Your doctor clearly diagnosed your condition but failed to offer the treatment you needed. Some doctors may take a “wait and see” approach or insist that you can decrease your symptoms by, for example, changing your diet or losing weight. Unfortunately, meanwhile, you may continue to show symptoms of those ailments and even suffer increasing damage to your body. Once your doctor diagnoses you with a specific condition, they should provide treatment that will help increase your odds of making a full recovery. If your doctor fails to provide that treatment, you may have grounds for a claim against them.

#4. Failure to Inform

As a patient, you have the right to decide what type of care you want for your injuries or illnesses. You also have the right to forgo specific treatments or types of procedures based on your personal beliefs or the side effects that could occur if you choose to go forward with a specific procedure. For example, many types of back surgery have a high risk of complication and may not alleviate the pain they intend to treat.

Many patients may choose not to go forward with these procedures because of the potential consequences and their fear that the procedure will not actually provide the benefit they seek. Your doctor should always inform you of the risks and potential side effects associated with a procedure and allow you to make your own choices about how to proceed.

Doctors can, however, move forward with treatment in emergency cases without consent, especially if you cannot respond to their information or make informed decisions about your care. In emergencies, doctors will usually provide the best care possible for their patients regardless of the potential side effects since they are acting to save their patients’ lives.

#5. Prescription Medication Errors

Prescription medications can bring with them a host of side effects, some of which may seem worse than the conditions they aim to treat. In some cases, prescription medications can create terrible side effects or even result in death if prescribed in the wrong quantities. Physicians and pharmacists work on a system of checks and balances to ensure that patients receive the right dosage of their medications, that their medications do not interact dangerously with one another, and that patients do not take medications that create dangerous allergic reactions. Errors in prescription medication distribution can incapacitate or even kill a patient.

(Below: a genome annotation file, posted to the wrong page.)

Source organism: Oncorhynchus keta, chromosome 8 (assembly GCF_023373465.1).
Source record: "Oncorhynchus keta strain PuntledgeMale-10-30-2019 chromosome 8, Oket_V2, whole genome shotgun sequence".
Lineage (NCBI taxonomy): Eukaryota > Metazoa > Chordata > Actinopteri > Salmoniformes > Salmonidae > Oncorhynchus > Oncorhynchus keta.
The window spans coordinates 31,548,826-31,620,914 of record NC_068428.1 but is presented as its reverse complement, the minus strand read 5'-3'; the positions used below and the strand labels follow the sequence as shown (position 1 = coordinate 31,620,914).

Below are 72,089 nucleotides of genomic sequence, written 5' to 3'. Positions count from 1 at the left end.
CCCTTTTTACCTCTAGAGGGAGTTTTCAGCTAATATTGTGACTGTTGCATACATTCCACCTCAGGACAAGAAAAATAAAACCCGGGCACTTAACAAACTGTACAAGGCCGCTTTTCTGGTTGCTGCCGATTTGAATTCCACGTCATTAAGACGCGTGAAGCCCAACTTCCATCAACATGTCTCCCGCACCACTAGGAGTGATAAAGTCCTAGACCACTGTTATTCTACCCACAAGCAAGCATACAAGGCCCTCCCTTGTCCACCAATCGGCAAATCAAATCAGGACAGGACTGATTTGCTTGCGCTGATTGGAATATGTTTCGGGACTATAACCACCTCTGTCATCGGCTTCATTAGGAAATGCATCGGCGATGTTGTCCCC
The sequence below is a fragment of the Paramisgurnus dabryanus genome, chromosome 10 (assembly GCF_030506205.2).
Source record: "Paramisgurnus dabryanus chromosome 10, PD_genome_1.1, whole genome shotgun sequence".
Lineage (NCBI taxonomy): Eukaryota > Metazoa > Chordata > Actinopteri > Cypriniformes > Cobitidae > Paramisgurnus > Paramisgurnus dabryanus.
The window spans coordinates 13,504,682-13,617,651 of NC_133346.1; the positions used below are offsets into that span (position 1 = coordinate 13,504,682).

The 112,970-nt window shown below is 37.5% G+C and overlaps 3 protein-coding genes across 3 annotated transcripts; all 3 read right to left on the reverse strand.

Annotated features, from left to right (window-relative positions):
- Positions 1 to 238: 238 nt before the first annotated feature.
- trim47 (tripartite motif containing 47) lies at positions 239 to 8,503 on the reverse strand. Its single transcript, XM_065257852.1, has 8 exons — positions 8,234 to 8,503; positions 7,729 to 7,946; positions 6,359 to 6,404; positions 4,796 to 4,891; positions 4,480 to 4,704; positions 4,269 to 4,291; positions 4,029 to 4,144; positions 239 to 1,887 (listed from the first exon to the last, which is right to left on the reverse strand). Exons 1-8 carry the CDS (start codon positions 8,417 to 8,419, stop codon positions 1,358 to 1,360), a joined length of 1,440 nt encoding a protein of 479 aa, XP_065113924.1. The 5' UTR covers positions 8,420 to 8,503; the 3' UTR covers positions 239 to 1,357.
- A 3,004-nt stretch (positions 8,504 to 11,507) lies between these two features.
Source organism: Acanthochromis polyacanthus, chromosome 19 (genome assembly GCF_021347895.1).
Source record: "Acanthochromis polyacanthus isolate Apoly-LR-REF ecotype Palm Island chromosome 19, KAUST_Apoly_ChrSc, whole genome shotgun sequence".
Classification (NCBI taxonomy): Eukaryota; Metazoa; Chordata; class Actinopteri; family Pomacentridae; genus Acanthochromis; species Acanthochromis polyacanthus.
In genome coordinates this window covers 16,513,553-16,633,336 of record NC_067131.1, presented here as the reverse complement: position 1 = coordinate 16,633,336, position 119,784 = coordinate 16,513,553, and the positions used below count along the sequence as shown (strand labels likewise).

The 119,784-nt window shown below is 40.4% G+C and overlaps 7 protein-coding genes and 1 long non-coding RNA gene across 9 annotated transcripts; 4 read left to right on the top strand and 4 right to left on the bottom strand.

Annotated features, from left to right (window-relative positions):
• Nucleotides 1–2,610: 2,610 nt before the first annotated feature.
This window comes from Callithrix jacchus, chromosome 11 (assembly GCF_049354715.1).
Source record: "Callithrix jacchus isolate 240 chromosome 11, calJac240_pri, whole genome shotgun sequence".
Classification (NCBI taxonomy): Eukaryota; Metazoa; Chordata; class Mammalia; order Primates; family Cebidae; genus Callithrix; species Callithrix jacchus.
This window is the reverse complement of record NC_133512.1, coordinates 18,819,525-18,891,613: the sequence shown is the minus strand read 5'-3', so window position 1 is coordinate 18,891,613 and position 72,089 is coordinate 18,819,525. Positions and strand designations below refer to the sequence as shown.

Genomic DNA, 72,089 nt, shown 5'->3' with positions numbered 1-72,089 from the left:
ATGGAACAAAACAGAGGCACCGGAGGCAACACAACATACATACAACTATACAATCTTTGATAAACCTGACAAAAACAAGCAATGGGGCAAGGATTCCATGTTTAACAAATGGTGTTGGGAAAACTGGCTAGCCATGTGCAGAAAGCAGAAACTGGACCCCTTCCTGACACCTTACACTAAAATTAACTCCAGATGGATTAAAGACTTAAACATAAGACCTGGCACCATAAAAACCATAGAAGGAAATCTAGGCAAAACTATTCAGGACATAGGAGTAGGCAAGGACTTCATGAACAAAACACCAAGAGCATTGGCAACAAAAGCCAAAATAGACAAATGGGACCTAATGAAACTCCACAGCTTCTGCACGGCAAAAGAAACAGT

#6. Never Events

“Never events” are events that should never happen. Most often, never events occur in surgery: an instrument left behind in the patient’s body, a surgeon who operates on the wrong body part, or a surgeon who commits a dangerous error during the surgical process, for example. Never events can have catastrophic consequences for the victim. In many cases, they may kill the patient, or substantially decrease the patient’s overall quality of life.

#7. Birth Injuries

Doctors who oversee the birthing process must carefully monitor their patients. While many women give birth without problems, others may find themselves or their babies in danger during the birthing process. Doctors must monitor both mother and baby, and intervene when needed to help protect the life or health of mother or child. At the same time, however, doctors should not undertake unnecessary interventions, which can also raise the risk to mother and baby. If a doctor’s negligence during the birthing process leads to an injury to either mother or child, this is a birth injury.

#8. Medical Device Errors

Medical devices help provide support to patients in a variety of ways. Medical devices can replace damaged joints, keep a heartbeat in rhythm, or monitor a patient under dangerous circumstances. When medical devices fail, however, this can lead to serious injuries for the patient. In those cases, you may have grounds for a claim against the manufacturer of the device.

Pursuing Compensation for Your Injuries

Prompt medical care can make a huge difference in a patient’s overall recovery following a serious ailment. Unfortunately, not all doctors provide the high standard of care their patients both need and expect.

If you suffered negligence at the hands of your medical care provider that resulted in serious injury or damages, contact a medical malpractice attorney as soon after the incident as possible to learn more about your right to seek compensation.


Gomez Trial Attorneys
655 West Broadway, Suite 1700
San Diego, CA 92101
Phone: (619)-237-3490

 

Posted in: Medical Malpractice